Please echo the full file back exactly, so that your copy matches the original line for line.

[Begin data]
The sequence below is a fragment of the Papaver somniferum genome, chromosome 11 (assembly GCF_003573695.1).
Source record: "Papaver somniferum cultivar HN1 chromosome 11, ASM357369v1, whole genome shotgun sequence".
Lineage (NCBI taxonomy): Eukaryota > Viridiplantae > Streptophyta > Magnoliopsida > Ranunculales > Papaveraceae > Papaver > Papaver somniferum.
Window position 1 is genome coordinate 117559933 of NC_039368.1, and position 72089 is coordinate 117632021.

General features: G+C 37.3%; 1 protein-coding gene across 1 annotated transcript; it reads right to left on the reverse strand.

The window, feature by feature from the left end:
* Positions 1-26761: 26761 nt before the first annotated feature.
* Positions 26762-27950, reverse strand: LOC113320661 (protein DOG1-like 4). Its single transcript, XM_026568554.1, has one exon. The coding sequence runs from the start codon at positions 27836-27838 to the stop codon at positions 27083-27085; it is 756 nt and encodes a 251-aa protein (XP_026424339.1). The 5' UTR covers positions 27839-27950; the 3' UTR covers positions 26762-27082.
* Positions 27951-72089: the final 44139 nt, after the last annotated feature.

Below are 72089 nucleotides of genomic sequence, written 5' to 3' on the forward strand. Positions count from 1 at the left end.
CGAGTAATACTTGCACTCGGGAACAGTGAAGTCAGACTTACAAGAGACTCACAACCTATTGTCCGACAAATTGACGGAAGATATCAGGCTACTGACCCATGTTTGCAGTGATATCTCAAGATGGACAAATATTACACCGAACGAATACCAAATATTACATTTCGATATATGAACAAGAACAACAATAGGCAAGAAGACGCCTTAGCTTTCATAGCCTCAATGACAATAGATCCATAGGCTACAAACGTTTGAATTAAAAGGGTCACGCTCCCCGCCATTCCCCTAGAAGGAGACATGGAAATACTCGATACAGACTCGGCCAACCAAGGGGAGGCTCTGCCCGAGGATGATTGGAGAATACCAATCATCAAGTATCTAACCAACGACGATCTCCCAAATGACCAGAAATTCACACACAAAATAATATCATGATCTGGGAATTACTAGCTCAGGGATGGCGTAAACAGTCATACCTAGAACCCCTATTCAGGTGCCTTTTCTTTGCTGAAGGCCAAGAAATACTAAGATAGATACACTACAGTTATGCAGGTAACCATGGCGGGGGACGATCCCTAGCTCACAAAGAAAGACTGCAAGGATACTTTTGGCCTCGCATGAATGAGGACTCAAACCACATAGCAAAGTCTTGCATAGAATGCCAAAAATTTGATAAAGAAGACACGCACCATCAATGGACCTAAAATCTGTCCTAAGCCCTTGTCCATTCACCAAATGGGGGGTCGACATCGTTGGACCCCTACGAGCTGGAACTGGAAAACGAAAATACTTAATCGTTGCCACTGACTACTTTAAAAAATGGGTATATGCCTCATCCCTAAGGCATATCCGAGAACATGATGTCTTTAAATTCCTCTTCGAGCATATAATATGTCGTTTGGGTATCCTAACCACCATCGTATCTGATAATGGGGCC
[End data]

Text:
The sequence below is a fragment of the Papaver somniferum genome, chromosome 11 (assembly GCF_003573695.1).
Source record: "Papaver somniferum cultivar HN1 chromosome 11, ASM357369v1, whole genome shotgun sequence".
Lineage (NCBI taxonomy): Eukaryota > Viridiplantae > Streptophyta > Magnoliopsida > Ranunculales > Papaveraceae > Papaver > Papaver somniferum.
Window position 1 is genome coordinate 117559933 of NC_039368.1, and position 72089 is coordinate 117632021.

General features: G+C 37.3%; 1 protein-coding gene across 1 annotated transcript; it reads right to left on the reverse strand.

The window, feature by feature from the left end:
* Positions 1-26761: 26761 nt before the first annotated feature.
* Positions 26762-27950, reverse strand: LOC113320661 (protein DOG1-like 4). Its single transcript, XM_026568554.1, has one exon. The coding sequence runs from the start codon at positions 27836-27838 to the stop codon at positions 27083-27085; it is 756 nt and encodes a 251-aa protein (XP_026424339.1). The 5' UTR covers positions 27839-27950; the 3' UTR covers positions 26762-27082.
* Positions 27951-72089: the final 44139 nt, after the last annotated feature.

Below are 72089 nucleotides of genomic sequence, written 5' to 3' on the forward strand. Positions count from 1 at the left end.
CGAGTAATACTTGCACTCGGGAACAGTGAAGTCAGACTTACAAGAGACTCACAACCTATTGTCCGACAAATTGACGGAAGATATCAGGCTACTGACCCATGTTTGCAGTGATATCTCAAGATGGACAAATATTACACCGAACGAATACCAAATATTACATTTCGATATATGAACAAGAACAACAATAGGCAAGAAGACGCCTTAGCTTTCATAGCCTCAATGACAATAGATCCATAGGCTACAAACGTTTGAATTAAAAGGGTCACGCTCCCCGCCATTCCCCTAGAAGGAGACATGGAAATACTCGATACAGACTCGGCCAACCAAGGGGAGGCTCTGCCCGAGGATGATTGGAGAATACCAATCATCAAGTATCTAACCAACGACGATCTCCCAAATGACCAGAAATTCACACACAAAATAATATCATGATCTGGGAATTACTAGCTCAGGGATGGCGTAAACAGTCATACCTAGAACCCCTATTCAGGTGCCTTTTCTTTGCTGAAGGCCAAGAAATACTAAGATAGATACACTACAGTTATGCAGGTAACCATGGCGGGGGACGATCCCTAGCTCACAAAGAAAGACTGCAAGGATACTTTTGGCCTCGCATGAATGAGGACTCAAACCACATAGCAAAGTCTTGCATAGAATGCCAAAAATTTGATAAAGAAGACACGCACCATCAATGGACCTAAAATCTGTCCTAAGCCCTTGTCCATTCACCAAATGGGGGGTCGACATCGTTGGACCCCTACGAGCTGGAACTGGAAAACGAAAATACTTAATCGTTGCCACTGACTACTTTAAAAAATGGGTATATGCCTCATCCCTAAGGCATATCCGAGAACATGATGTCTTTAAATTCCTCTTCGAGCATATAATATGTCGTTTGGGTATCCTAACCACCATCGTATCTGATAATGGGGCC